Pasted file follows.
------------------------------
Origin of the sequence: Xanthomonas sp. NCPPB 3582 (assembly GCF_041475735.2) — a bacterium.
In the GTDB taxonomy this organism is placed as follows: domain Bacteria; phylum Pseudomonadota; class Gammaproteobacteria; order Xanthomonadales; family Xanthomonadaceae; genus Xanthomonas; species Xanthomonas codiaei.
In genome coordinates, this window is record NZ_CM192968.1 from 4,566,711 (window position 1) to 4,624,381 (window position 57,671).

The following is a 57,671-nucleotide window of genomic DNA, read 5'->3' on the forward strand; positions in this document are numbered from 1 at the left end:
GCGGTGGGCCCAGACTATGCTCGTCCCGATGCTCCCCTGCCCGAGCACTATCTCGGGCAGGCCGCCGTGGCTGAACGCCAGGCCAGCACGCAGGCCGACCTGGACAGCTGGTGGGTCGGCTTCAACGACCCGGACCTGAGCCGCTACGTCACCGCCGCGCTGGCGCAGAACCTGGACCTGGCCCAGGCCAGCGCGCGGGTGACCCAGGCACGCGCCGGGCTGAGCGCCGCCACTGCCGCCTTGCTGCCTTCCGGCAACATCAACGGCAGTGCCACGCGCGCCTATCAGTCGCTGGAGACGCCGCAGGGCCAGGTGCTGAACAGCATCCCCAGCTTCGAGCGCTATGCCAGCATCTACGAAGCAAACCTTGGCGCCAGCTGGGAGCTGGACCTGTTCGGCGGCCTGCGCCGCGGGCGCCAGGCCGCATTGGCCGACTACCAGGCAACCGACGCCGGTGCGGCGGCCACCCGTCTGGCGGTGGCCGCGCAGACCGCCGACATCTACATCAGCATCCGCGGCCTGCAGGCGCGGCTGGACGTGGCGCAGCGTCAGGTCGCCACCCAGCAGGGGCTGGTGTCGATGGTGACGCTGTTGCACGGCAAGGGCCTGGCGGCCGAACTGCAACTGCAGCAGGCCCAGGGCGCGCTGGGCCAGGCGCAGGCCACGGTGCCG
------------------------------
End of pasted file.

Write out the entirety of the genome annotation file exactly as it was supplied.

Origin of the sequence: Xanthomonas sp. NCPPB 3582 (assembly GCF_041475735.2) — a bacterium.
In the GTDB taxonomy this organism is placed as follows: domain Bacteria; phylum Pseudomonadota; class Gammaproteobacteria; order Xanthomonadales; family Xanthomonadaceae; genus Xanthomonas; species Xanthomonas codiaei.
In genome coordinates, this window is record NZ_CM192968.1 from 4,566,711 (window position 1) to 4,624,381 (window position 57,671).

The following is a 57,671-nucleotide window of genomic DNA, read 5'->3' on the forward strand; positions in this document are numbered from 1 at the left end:
GCGGTGGGCCCAGACTATGCTCGTCCCGATGCTCCCCTGCCCGAGCACTATCTCGGGCAGGCCGCCGTGGCTGAACGCCAGGCCAGCACGCAGGCCGACCTGGACAGCTGGTGGGTCGGCTTCAACGACCCGGACCTGAGCCGCTACGTCACCGCCGCGCTGGCGCAGAACCTGGACCTGGCCCAGGCCAGCGCGCGGGTGACCCAGGCACGCGCCGGGCTGAGCGCCGCCACTGCCGCCTTGCTGCCTTCCGGCAACATCAACGGCAGTGCCACGCGCGCCTATCAGTCGCTGGAGACGCCGCAGGGCCAGGTGCTGAACAGCATCCCCAGCTTCGAGCGCTATGCCAGCATCTACGAAGCAAACCTTGGCGCCAGCTGGGAGCTGGACCTGTTCGGCGGCCTGCGCCGCGGGCGCCAGGCCGCATTGGCCGACTACCAGGCAACCGACGCCGGTGCGGCGGCCACCCGTCTGGCGGTGGCCGCGCAGACCGCCGACATCTACATCAGCATCCGCGGCCTGCAGGCGCGGCTGGACGTGGCGCAGCGTCAGGTCGCCACCCAGCAGGGGCTGGTGTCGATGGTGACGCTGTTGCACGGCAAGGGCCTGGCGGCCGAACTGCAACTGCAGCAGGCCCAGGGCGCGCTGGGCCAGGCGCAGGCCACGGTGCCG